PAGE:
A senior official said on Tuesday, September 29, Thailand will soon receive its first foreign vacationers when a flight from China arrives next week, marking the gradual restart of a vital tourism sector battered by coronavirus travel curbs.
It is reported that it will be about 120 tourists for the first flight which flying directly to the resort island of Phuket said Tourism Authority of Thailand governor Yuthasak Supasorn.
Thailand with 3,559 cases and 59 deaths has kept coronavirus infections low but its economy has taken a hit from a ban on foreign visitors since April and is expected to contract 8.5 percent in 2020.
1,200 tourists in the first month, generating about 1 billion baht (RM131,383) in revenue and 12.4 billion baht (RM1,629,263,147) over one year, bringing in around 14,400 tourists expected by government spokeswoman Traisulee Traisoranakul.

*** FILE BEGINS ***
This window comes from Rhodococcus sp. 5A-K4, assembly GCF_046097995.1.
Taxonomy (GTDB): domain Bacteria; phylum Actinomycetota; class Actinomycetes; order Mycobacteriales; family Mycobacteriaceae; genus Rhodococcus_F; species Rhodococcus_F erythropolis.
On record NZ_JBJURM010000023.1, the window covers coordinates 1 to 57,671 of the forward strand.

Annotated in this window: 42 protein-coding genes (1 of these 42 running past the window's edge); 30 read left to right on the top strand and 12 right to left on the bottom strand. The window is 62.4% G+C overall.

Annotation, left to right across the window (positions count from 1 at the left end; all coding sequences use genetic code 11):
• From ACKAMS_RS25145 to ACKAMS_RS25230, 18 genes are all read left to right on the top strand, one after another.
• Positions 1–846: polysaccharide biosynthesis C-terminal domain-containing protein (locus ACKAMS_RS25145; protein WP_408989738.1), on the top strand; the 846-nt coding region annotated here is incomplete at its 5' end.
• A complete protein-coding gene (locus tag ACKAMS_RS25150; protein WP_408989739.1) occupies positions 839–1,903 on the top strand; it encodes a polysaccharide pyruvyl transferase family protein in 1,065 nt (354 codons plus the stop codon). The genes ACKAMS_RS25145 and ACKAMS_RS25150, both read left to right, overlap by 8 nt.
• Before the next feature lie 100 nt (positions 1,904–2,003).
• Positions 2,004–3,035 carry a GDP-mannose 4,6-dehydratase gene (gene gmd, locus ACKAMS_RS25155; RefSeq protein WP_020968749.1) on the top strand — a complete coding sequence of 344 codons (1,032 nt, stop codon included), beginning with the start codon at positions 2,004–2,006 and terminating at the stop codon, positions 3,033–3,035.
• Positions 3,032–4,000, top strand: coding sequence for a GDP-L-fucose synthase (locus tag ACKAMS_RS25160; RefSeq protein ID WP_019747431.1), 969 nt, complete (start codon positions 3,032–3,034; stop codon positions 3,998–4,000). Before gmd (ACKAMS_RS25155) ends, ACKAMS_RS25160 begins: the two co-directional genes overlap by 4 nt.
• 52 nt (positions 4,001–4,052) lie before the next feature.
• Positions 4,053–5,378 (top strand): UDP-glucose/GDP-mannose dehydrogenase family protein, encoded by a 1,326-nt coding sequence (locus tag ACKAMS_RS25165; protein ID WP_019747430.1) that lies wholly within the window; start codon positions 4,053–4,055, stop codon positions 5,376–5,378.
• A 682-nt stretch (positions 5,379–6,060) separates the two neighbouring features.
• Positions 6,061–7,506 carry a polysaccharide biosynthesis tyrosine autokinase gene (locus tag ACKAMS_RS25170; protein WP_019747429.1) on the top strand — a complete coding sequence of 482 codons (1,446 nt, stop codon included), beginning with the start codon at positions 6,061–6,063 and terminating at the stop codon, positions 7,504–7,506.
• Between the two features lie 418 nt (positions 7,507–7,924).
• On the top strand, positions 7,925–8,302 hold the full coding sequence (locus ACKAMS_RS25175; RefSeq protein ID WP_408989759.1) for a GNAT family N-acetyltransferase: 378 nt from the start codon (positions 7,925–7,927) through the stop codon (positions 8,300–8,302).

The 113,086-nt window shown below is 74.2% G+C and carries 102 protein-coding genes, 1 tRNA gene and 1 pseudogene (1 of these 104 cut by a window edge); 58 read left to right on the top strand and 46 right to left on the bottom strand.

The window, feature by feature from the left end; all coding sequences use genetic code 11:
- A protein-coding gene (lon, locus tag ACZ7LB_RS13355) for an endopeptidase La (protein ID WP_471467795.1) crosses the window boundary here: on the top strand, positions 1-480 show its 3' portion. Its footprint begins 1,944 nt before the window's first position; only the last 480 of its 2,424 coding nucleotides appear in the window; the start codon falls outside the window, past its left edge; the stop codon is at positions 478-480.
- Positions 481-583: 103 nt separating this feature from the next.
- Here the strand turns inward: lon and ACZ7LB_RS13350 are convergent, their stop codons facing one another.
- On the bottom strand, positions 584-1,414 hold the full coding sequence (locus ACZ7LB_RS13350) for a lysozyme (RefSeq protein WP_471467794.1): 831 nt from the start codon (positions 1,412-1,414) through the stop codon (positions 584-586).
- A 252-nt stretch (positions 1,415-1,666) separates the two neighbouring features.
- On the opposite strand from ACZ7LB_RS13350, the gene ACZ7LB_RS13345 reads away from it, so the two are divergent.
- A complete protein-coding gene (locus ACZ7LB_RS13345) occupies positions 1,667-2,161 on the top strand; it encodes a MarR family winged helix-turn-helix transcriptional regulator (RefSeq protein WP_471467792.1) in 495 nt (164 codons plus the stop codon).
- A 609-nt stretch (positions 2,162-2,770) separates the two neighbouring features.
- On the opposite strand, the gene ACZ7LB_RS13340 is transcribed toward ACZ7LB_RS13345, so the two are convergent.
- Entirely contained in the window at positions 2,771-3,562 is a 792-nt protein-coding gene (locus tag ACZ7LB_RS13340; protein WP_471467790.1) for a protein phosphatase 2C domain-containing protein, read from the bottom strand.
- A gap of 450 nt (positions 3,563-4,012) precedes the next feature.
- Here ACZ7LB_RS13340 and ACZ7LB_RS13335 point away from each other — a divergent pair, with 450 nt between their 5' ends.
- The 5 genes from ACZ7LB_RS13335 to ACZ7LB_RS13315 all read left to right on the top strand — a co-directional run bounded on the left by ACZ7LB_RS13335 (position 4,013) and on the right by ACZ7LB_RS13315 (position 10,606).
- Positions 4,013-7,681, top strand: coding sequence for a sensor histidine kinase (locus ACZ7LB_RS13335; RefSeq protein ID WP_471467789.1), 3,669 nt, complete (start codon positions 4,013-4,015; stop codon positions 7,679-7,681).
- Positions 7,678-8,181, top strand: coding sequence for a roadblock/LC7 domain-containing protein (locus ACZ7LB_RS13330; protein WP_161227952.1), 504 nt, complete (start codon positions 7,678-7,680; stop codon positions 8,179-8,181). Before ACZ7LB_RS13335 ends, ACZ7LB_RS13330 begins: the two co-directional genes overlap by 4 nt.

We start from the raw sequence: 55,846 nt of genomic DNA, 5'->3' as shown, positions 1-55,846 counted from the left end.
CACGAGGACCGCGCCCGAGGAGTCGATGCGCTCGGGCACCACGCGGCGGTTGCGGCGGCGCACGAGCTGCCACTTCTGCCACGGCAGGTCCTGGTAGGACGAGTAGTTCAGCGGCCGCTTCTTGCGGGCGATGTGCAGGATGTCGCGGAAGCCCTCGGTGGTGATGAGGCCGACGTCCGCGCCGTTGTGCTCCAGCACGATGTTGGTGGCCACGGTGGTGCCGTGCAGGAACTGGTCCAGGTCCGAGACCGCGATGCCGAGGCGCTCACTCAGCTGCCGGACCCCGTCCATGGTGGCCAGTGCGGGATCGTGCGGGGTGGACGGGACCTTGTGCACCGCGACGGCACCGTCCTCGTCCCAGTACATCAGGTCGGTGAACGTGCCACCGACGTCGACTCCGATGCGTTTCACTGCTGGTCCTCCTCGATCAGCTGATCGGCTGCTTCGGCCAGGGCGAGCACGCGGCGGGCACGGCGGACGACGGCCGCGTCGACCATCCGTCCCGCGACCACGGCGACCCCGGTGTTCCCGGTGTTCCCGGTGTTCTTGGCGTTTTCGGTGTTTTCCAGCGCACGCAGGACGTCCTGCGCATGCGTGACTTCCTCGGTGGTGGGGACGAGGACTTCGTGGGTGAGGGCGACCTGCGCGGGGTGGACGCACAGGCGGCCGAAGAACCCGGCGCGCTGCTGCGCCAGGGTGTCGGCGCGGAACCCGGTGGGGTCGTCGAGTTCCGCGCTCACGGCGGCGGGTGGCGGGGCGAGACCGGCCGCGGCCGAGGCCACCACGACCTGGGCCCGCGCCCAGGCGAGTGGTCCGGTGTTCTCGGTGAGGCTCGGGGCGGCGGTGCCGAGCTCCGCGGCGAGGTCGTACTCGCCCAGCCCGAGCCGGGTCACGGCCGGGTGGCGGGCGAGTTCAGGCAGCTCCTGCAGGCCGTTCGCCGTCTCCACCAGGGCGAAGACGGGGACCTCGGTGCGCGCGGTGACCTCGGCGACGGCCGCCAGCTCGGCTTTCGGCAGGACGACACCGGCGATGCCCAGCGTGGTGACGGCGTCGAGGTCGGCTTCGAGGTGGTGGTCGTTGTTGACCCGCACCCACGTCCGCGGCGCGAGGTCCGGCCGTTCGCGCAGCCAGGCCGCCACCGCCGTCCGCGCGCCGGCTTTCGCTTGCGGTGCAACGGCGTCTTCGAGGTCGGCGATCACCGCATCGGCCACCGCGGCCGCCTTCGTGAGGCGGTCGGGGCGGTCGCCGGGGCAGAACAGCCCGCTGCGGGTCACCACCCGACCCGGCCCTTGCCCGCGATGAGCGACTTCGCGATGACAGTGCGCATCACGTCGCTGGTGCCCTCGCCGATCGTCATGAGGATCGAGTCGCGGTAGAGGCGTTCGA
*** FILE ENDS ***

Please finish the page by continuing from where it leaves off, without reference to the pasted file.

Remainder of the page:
Nationalities permitted to enter will be from countries deemed low risk by the government, which will keep tabs on them.
Prime Minister Prayut Chan-ocha said, “We are not opening the country, we are limiting the number of entries and will manage with wrist bands, apps to follow them,”.
The government predicts only 6.7 million foreign visitors this year after a record of 39.8 million in 2019, whose spending made up about 11.4 percent of GDP, or 1.93 trillion baht (RM 253 billion).
Back in January, Thailand was the first country outside of China to detect the coronavirus, in a visitor from Wuhan.
Yuthasak said, “Tourists will be on a long-stay visa, starting Oct 8 and will stay in alternative state quarantine for 14 days,”.
Those who wanted to travel to Thailand should have health insurance and a negative coronavirus test 72 hours before traveling and will be tested twice in quarantine.
“Thailand’s protection system can prevent a second wave,” government spokeswoman Traisulee said.
“We have prevented local transmission for 100 days before,” she said, adding that they had made Thailand attractive for the visitors who wanted to avoid any kind of infections.
Source: Channel News Asia